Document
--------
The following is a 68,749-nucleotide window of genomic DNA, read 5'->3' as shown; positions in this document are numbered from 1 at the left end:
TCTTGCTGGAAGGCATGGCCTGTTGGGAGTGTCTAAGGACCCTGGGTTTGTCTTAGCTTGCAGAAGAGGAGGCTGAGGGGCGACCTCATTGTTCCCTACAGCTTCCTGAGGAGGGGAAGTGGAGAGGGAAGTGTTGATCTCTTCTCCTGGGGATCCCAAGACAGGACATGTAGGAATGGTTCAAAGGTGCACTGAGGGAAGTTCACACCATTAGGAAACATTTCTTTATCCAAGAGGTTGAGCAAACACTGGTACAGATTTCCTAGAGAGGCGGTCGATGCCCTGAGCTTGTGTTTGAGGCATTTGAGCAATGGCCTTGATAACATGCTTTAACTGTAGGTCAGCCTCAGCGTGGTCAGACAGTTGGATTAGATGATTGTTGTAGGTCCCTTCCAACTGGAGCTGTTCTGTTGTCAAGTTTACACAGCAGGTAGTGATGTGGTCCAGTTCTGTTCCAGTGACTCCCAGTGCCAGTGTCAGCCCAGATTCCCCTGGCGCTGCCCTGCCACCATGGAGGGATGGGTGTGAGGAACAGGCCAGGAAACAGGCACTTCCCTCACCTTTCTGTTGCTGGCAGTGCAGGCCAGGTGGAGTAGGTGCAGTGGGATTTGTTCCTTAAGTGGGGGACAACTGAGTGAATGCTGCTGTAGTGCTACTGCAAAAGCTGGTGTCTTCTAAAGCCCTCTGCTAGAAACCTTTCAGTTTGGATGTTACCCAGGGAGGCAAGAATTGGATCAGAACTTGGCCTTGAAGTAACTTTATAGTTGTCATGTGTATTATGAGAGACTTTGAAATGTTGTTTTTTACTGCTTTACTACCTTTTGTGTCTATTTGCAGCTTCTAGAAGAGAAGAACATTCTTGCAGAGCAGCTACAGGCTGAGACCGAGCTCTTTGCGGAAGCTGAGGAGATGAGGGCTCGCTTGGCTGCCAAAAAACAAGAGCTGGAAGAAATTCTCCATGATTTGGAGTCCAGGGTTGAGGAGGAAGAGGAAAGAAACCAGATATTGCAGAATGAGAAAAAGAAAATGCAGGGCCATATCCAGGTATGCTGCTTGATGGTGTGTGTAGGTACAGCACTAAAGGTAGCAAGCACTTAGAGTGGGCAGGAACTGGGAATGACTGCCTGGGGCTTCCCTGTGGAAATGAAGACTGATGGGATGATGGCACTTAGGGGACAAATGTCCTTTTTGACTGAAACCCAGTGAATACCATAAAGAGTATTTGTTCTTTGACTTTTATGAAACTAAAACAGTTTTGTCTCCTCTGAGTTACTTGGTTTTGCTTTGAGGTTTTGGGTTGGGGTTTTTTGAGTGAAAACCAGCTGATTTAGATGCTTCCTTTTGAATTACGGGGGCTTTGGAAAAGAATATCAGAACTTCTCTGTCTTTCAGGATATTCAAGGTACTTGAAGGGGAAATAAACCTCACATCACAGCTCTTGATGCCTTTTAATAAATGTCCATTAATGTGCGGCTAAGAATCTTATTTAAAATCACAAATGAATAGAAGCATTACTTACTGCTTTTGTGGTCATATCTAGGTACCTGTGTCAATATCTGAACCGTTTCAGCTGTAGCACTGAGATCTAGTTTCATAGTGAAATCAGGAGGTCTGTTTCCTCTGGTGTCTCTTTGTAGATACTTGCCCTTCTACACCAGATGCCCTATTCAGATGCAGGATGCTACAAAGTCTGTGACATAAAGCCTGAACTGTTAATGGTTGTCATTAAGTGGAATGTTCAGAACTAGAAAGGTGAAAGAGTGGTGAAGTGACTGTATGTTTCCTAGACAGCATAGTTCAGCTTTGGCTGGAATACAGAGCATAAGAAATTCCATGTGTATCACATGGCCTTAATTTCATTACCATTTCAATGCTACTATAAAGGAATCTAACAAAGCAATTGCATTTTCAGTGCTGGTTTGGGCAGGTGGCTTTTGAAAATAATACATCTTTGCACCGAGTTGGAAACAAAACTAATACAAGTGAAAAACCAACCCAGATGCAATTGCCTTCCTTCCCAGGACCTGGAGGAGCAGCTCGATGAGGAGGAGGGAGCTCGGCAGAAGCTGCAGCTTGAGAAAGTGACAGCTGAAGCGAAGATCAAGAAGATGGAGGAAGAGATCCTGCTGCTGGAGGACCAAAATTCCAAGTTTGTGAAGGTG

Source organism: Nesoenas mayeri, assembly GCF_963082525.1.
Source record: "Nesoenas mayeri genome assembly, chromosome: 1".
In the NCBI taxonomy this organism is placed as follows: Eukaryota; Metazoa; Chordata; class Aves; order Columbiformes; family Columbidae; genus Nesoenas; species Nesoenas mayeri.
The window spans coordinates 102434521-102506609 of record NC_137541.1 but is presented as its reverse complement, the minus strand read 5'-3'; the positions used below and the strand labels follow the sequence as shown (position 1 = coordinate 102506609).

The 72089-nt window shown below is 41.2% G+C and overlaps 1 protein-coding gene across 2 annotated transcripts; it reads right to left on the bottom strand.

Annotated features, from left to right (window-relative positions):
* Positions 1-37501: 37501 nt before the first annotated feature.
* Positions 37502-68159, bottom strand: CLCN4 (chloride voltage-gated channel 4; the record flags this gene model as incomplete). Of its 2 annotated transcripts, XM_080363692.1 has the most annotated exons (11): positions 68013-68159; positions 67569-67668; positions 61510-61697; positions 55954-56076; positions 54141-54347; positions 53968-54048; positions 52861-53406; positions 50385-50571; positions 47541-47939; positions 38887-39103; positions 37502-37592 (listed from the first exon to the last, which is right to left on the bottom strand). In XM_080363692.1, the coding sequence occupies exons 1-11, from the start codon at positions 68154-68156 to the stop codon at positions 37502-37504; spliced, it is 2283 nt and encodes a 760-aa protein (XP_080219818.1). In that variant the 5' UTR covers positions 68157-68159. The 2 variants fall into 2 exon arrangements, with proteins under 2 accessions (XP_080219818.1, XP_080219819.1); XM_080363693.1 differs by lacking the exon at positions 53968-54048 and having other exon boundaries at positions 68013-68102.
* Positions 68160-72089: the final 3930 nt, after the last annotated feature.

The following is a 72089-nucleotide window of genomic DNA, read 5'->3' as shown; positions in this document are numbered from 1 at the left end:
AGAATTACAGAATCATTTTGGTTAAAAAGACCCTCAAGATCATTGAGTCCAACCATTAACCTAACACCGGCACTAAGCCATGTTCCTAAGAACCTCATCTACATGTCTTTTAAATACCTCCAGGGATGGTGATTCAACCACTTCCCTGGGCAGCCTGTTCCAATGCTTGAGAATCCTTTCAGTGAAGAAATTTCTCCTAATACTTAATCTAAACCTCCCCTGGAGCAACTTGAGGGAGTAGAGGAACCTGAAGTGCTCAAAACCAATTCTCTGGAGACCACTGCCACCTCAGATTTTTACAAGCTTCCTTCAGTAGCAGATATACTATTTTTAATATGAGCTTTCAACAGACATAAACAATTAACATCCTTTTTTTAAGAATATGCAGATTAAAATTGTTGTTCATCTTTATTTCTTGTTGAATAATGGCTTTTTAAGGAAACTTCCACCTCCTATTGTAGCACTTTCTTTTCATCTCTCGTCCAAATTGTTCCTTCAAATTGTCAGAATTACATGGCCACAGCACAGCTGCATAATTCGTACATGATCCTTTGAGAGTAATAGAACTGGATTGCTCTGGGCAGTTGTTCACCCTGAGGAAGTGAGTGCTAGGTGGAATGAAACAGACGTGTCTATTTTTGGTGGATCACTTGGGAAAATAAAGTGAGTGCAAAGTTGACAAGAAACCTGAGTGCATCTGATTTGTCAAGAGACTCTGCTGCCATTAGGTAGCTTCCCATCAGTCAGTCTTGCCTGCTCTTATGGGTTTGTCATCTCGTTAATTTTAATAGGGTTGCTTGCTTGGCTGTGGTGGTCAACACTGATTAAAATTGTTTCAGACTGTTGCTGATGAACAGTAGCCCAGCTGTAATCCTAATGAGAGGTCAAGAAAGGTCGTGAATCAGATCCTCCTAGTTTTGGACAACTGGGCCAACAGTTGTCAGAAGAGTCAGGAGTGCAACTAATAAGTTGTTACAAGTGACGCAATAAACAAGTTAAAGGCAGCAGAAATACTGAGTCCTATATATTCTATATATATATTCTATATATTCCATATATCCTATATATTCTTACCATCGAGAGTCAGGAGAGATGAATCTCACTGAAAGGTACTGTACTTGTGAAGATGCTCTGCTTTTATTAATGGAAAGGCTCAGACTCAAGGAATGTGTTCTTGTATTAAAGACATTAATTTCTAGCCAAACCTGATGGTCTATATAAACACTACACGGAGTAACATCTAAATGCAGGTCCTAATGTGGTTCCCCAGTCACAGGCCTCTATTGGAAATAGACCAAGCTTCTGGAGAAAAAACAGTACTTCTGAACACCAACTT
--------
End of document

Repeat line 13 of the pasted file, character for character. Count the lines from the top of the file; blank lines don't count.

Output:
AGAATTACAGAATCATTTTGGTTAAAAAGACCCTCAAGATCATTGAGTCCAACCATTAACCTAACACCGGCACTAAGCCATGTTCCTAAGAACCTCATCTACATGTCTTTTAAATACCTCCAGGGATGGTGATTCAACCACTTCCCTGGGCAGCCTGTTCCAATGCTTGAGAATCCTTTCAGTGAAGAAATTTCTCCTAATACTTAATCTAAACCTCCCCTGGAGCAACTTGAGGGAGTAGAGGAACCTGAAGTGCTCAAAACCAATTCTCTGGAGACCACTGCCACCTCAGATTTTTACAAGCTTCCTTCAGTAGCAGATATACTATTTTTAATATGAGCTTTCAACAGACATAAACAATTAACATCCTTTTTTTAAGAATATGCAGATTAAAATTGTTGTTCATCTTTATTTCTTGTTGAATAATGGCTTTTTAAGGAAACTTCCACCTCCTATTGTAGCACTTTCTTTTCATCTCTCGTCCAAATTGTTCCTTCAAATTGTCAGAATTACATGGCCACAGCACAGCTGCATAATTCGTACATGATCCTTTGAGAGTAATAGAACTGGATTGCTCTGGGCAGTTGTTCACCCTGAGGAAGTGAGTGCTAGGTGGAATGAAACAGACGTGTCTATTTTTGGTGGATCACTTGGGAAAATAAAGTGAGTGCAAAGTTGACAAGAAACCTGAGTGCATCTGATTTGTCAAGAGACTCTGCTGCCATTAGGTAGCTTCCCATCAGTCAGTCTTGCCTGCTCTTATGGGTTTGTCATCTCGTTAATTTTAATAGGGTTGCTTGCTTGGCTGTGGTGGTCAACACTGATTAAAATTGTTTCAGACTGTTGCTGATGAACAGTAGCCCAGCTGTAATCCTAATGAGAGGTCAAGAAAGGTCGTGAATCAGATCCTCCTAGTTTTGGACAACTGGGCCAACAGTTGTCAGAAGAGTCAGGAGTGCAACTAATAAGTTGTTACAAGTGACGCAATAAACAAGTTAAAGGCAGCAGAAATACTGAGTCCTATATATTCTATATATATATTCTATATATTCCATATATCCTATATATTCTTACCATCGAGAGTCAGGAGAGATGAATCTCACTGAAAGGTACTGTACTTGTGAAGATGCTCTGCTTTTATTAATGGAAAGGCTCAGACTCAAGGAATGTGTTCTTGTATTAAAGACATTAATTTCTAGCCAAACCTGATGGTCTATATAAACACTACACGGAGTAACATCTAAATGCAGGTCCTAATGTGGTTCCCCAGTCACAGGCCTCTATTGGAAATAGACCAAGCTTCTGGAGAAAAAACAGTACTTCTGAACACCAACTT